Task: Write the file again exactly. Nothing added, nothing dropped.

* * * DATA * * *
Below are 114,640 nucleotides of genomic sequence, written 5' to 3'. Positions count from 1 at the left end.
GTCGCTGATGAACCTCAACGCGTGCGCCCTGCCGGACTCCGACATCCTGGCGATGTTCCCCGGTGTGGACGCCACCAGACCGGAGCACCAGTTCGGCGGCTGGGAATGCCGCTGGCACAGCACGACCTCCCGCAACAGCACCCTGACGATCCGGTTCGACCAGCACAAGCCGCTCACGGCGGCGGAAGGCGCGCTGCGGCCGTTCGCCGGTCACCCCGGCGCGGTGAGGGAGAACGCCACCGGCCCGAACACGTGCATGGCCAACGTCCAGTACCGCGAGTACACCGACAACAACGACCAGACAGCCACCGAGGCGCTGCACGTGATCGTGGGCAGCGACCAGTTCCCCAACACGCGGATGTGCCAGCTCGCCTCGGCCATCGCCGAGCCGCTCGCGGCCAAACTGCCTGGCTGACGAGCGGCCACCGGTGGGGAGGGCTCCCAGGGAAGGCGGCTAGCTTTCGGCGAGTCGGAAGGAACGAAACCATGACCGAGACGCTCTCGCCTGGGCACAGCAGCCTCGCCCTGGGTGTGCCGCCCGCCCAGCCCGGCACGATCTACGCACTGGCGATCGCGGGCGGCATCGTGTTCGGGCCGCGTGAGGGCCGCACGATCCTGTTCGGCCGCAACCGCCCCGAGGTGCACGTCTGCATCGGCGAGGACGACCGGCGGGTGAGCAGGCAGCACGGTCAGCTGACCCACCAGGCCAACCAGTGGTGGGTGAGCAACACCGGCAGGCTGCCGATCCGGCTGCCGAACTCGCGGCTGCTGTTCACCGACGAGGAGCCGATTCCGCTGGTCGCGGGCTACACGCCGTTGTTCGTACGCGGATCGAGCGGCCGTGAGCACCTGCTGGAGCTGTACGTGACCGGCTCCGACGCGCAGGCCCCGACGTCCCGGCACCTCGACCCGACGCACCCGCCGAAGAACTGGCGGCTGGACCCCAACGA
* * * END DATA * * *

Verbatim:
Below are 114,640 nucleotides of genomic sequence, written 5' to 3'. Positions count from 1 at the left end.
GTCGCTGATGAACCTCAACGCGTGCGCCCTGCCGGACTCCGACATCCTGGCGATGTTCCCCGGTGTGGACGCCACCAGACCGGAGCACCAGTTCGGCGGCTGGGAATGCCGCTGGCACAGCACGACCTCCCGCAACAGCACCCTGACGATCCGGTTCGACCAGCACAAGCCGCTCACGGCGGCGGAAGGCGCGCTGCGGCCGTTCGCCGGTCACCCCGGCGCGGTGAGGGAGAACGCCACCGGCCCGAACACGTGCATGGCCAACGTCCAGTACCGCGAGTACACCGACAACAACGACCAGACAGCCACCGAGGCGCTGCACGTGATCGTGGGCAGCGACCAGTTCCCCAACACGCGGATGTGCCAGCTCGCCTCGGCCATCGCCGAGCCGCTCGCGGCCAAACTGCCTGGCTGACGAGCGGCCACCGGTGGGGAGGGCTCCCAGGGAAGGCGGCTAGCTTTCGGCGAGTCGGAAGGAACGAAACCATGACCGAGACGCTCTCGCCTGGGCACAGCAGCCTCGCCCTGGGTGTGCCGCCCGCCCAGCCCGGCACGATCTACGCACTGGCGATCGCGGGCGGCATCGTGTTCGGGCCGCGTGAGGGCCGCACGATCCTGTTCGGCCGCAACCGCCCCGAGGTGCACGTCTGCATCGGCGAGGACGACCGGCGGGTGAGCAGGCAGCACGGTCAGCTGACCCACCAGGCCAACCAGTGGTGGGTGAGCAACACCGGCAGGCTGCCGATCCGGCTGCCGAACTCGCGGCTGCTGTTCACCGACGAGGAGCCGATTCCGCTGGTCGCGGGCTACACGCCGTTGTTCGTACGCGGATCGAGCGGCCGTGAGCACCTGCTGGAGCTGTACGTGACCGGCTCCGACGCGCAGGCCCCGACGTCCCGGCACCTCGACCCGACGCACCCGCCGAAGAACTGGCGGCTGGACCCCAACGA